Cultural Customization: Part 2
In part two of my cultural customization blog series, I will discuss how Disney’s international expansion for Euro Disney was affected by cultural customization.
Disney’s first theme park, Disneyland, opened in Anaheim, CA in 1955. It was followed by Disney World in Florida in 1971, Tokyo Disneyland in 1983, Disneyland Paris (originally Euro Disney) in 1992 and, most recently, Hong Kong Disneyland and Shanghai Disneyland in 2016.
Euro Disney’s initially disappointing performance has been mainly attributed to the fact that the executives from Disney did not include cultural customization in their strategy. They were determined to replicate what worked in the U.S. and failed to incorporate some of the most important cultural aspects of the French market. This included things like the environment and location, labor laws, competition and financing.
Environment and Location
Disney relied on Paris being one of Europe’s favorite tourism destinations and the French government’s considerable investment in infrastructure, mainly in transportation, to help bring millions of tourists to the theme park.
It was assumed that the transportation vehicles located around the parks would work for Europeans as they had for Americans, but it was discovered that Europeans preferred to walk rather than ride, leaving the vehicles significantly underutilized.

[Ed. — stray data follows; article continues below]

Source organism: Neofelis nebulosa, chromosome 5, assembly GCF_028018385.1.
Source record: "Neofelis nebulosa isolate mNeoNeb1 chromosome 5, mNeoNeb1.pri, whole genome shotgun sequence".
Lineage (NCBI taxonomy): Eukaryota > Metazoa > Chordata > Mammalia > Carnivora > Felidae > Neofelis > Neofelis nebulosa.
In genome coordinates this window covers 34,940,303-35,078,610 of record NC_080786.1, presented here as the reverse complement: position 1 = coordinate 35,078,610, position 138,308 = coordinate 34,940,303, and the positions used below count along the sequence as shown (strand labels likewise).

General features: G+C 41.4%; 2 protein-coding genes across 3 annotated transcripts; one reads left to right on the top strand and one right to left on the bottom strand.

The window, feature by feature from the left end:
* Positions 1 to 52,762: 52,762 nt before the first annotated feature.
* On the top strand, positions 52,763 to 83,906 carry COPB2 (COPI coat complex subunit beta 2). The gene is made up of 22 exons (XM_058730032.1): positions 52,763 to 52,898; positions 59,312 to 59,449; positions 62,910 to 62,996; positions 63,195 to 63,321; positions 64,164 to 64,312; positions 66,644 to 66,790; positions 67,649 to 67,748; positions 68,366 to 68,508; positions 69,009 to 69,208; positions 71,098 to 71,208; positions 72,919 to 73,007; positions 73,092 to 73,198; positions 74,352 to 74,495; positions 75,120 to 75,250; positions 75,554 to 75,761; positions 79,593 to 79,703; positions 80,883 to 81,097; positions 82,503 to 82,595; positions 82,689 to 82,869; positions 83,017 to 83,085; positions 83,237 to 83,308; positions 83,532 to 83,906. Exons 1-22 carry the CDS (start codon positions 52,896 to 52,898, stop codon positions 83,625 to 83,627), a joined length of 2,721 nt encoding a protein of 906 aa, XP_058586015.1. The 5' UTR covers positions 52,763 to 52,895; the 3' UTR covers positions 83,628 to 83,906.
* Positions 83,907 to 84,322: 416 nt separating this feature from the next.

The company also did not take into account that France has colder weather than California and Florida. Europeans visited the theme park only during the times of year with nicer weather resulting in unexpected long lines and wait times during peak vacation season.
Disney’s policy of not serving alcohol in its parks had a negative impact in France, where the standard for lunch is a glass of wine. So following a thorough review and consideration, the company changed its policy and allowed wine and beer in the Euro Disney theme park.
Another issue was the company’s misunderstanding of European breakfast norms and when to eat every day. Initially, Disney thought Europeans did not eat a big breakfast and would wander around the parks with lunch in their hands. As a result, restaurants were designed for a small number of guests and this did not suit European who were waiting for their meals.
The lessons Disney learned can be applied to any type of company expanding internationally. It is important to thoroughly research the culture, language, location and buying habits of your target regions and audiences. It can be a complex and daunting task to understand another culture, but putting in the time and effort to develop a well-planned global strategy will guarantee your products or services are well-received and understood by your global audiences. It can be a costly mistake to assume that what worked for one market will be successful in another.